Here, dear friends, is a prototype of Virgil’s hypothetical historical cruise ship death forecasting interface. The output is based on a series of logistic regressions incorporating as many features as have been given to the widget thus far.
This widget, rough prototype that it is, possesses a number of immediately obvious issues and idiosyncrasies. Chief among these is that the percentages tend to fluctuate from .3-.5, regardless of how un/favorable the conditions may be. This is owing to the decision threshold for these logistic regression models being, in all cases, under .5, so that a score of .45 would be enough to be considered a “survive” classification. I’m not sure of the best way to go about getting actual probabilities (whatever that could mean in this case) from these models. The current plan is to take all of the model’s estimates for each item in the training set and generate a probability distribution based on them, using the threshold as the 50% point, the highest value as like 90% and the lowest as 10%, gauging the shape based on how the values are distributed, then rescaling results based on that. This might lead to sometimes having over 100% or under 0% chances of survival, but I’m sure there are ways to mitigate that.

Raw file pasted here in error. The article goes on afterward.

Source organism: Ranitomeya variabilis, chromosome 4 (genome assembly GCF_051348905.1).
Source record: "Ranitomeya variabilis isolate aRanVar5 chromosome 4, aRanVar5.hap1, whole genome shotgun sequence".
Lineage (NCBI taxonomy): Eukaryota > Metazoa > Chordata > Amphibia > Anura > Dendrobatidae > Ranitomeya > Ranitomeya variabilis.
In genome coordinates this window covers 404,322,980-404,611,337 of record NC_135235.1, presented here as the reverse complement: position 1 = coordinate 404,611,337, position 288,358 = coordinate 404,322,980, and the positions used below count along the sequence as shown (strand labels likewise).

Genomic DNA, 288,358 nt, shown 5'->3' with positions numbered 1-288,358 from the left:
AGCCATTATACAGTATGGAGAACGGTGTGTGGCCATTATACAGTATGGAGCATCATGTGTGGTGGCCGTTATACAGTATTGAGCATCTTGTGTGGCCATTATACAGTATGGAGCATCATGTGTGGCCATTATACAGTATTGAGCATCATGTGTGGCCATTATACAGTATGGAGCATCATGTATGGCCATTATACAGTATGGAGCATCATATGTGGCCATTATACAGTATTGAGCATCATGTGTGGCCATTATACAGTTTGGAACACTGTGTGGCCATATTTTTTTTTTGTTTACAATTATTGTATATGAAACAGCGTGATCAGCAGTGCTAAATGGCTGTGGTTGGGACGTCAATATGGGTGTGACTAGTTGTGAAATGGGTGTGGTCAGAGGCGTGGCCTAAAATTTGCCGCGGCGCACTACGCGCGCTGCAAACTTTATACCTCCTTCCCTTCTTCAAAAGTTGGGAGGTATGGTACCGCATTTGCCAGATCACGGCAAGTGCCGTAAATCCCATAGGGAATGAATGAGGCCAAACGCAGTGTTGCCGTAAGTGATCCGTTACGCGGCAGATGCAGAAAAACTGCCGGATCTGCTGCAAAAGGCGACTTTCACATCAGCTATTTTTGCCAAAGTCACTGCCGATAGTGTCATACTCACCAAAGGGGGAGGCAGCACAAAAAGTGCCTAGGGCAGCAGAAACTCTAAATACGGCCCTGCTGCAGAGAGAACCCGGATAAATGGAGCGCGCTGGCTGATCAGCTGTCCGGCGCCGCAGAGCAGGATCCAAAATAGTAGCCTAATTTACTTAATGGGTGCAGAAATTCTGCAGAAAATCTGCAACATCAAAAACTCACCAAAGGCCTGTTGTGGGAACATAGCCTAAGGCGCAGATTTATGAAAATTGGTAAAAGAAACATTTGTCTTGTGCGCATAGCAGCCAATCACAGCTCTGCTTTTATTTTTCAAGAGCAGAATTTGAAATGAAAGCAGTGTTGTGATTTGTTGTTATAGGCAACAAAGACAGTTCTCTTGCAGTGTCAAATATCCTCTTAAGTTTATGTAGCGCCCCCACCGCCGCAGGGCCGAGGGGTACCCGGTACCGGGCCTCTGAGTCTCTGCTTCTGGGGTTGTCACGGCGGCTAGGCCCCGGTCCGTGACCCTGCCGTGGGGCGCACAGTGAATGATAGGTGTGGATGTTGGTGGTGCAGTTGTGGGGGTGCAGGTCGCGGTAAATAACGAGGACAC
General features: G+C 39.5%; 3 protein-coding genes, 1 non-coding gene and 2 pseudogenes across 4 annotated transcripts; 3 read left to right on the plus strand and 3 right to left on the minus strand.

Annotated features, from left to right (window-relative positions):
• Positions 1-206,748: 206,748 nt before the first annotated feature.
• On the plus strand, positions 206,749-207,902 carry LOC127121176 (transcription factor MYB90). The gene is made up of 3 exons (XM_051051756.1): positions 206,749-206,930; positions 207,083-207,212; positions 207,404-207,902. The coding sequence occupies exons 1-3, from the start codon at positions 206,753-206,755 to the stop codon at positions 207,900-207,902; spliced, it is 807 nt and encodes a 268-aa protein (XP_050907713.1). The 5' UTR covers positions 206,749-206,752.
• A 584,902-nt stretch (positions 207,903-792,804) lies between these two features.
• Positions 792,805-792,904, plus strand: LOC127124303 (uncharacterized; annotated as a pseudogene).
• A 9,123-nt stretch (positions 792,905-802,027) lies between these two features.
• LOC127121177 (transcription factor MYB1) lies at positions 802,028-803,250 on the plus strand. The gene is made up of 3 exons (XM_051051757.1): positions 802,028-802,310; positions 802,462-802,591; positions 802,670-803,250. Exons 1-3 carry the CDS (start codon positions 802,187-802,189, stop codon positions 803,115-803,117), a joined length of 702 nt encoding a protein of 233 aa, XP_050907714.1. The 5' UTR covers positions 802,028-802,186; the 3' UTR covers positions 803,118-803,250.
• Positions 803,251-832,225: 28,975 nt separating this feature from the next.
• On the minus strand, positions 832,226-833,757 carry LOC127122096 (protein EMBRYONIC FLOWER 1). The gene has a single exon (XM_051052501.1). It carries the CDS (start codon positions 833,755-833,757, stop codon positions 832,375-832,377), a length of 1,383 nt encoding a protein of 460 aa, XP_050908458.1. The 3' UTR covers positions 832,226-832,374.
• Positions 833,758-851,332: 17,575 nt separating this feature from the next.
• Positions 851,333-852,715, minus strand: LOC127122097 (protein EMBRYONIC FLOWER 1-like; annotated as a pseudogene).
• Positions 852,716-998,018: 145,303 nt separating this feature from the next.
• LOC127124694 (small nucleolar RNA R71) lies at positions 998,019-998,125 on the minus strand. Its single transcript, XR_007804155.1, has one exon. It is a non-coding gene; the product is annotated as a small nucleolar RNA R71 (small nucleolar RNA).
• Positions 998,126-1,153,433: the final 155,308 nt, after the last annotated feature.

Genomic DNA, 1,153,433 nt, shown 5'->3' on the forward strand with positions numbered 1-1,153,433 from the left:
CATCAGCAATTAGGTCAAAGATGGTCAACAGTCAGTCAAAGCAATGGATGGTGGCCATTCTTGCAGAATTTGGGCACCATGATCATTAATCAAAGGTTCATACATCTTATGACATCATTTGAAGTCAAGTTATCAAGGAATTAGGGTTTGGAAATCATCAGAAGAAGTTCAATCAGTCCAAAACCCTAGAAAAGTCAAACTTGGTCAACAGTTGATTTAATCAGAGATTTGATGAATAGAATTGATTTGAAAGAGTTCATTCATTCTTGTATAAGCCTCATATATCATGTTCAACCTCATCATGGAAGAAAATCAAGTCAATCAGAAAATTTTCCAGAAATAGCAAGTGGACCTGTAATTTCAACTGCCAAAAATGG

Alternatively, using a Naive Bayes classifier would give probabilities directly without such hackish postprocessing, so that’s also an option. This requires further research, and further trials.
Source code for the project (wrapped up in a hapi-based server) can be found here.